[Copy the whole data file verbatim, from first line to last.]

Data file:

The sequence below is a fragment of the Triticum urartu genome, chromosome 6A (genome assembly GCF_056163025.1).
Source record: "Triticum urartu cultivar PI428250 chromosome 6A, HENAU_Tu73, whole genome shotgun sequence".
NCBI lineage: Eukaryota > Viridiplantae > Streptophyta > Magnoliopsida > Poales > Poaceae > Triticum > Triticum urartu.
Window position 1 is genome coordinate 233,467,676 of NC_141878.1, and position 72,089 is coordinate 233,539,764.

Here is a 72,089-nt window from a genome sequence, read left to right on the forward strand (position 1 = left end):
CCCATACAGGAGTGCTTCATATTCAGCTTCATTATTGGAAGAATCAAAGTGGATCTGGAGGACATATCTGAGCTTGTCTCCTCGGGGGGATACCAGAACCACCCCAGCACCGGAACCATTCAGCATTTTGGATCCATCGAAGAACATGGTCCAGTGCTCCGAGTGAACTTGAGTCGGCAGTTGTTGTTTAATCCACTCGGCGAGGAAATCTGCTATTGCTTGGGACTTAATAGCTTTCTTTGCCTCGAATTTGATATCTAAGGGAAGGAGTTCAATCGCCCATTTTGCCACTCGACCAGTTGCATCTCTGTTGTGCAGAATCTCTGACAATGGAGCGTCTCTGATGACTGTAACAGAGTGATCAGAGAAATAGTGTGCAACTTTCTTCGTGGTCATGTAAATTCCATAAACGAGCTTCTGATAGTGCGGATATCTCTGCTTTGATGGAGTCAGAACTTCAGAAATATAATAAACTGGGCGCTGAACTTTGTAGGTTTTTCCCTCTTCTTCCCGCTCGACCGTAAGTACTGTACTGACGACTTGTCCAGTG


The sequence below is a fragment of the Triticum urartu genome, chromosome 6A (genome assembly GCF_056163025.1).
Source record: "Triticum urartu cultivar PI428250 chromosome 6A, HENAU_Tu73, whole genome shotgun sequence".
NCBI lineage: Eukaryota > Viridiplantae > Streptophyta > Magnoliopsida > Poales > Poaceae > Triticum > Triticum urartu.
Window position 1 is genome coordinate 233,467,676 of NC_141878.1, and position 72,089 is coordinate 233,539,764.

Here is a 72,089-nt window from a genome sequence, read left to right on the forward strand (position 1 = left end):
CCCATACAGGAGTGCTTCATATTCAGCTTCATTATTGGAAGAATCAAAGTGGATCTGGAGGACATATCTGAGCTTGTCTCCTCGGGGGGATACCAGAACCACCCCAGCACCGGAACCATTCAGCATTTTGGATCCATCGAAGAACATGGTCCAGTGCTCCGAGTGAACTTGAGTCGGCAGTTGTTGTTTAATCCACTCGGCGAGGAAATCTGCTATTGCTTGGGACTTAATAGCTTTCTTTGCCTCGAATTTGATATCTAAGGGAAGGAGTTCAATCGCCCATTTTGCCACTCGACCAGTTGCATCTCTGTTGTGCAGAATCTCTGACAATGGAGCGTCTCTGATGACTGTAACAGAGTGATCAGAGAAATAGTGTGCAACTTTCTTCGTGGTCATGTAAATTCCATAAACGAGCTTCTGATAGTGCGGATATCTCTGCTTTGATGGAGTCAGAACTTCAGAAATATAATAAACTGGGCGCTGAACTTTGTAGGTTTTTCCCTCTTCTTCCCGCTCGACCGTAAGTACTGTACTGACGACTTGTCCAGTG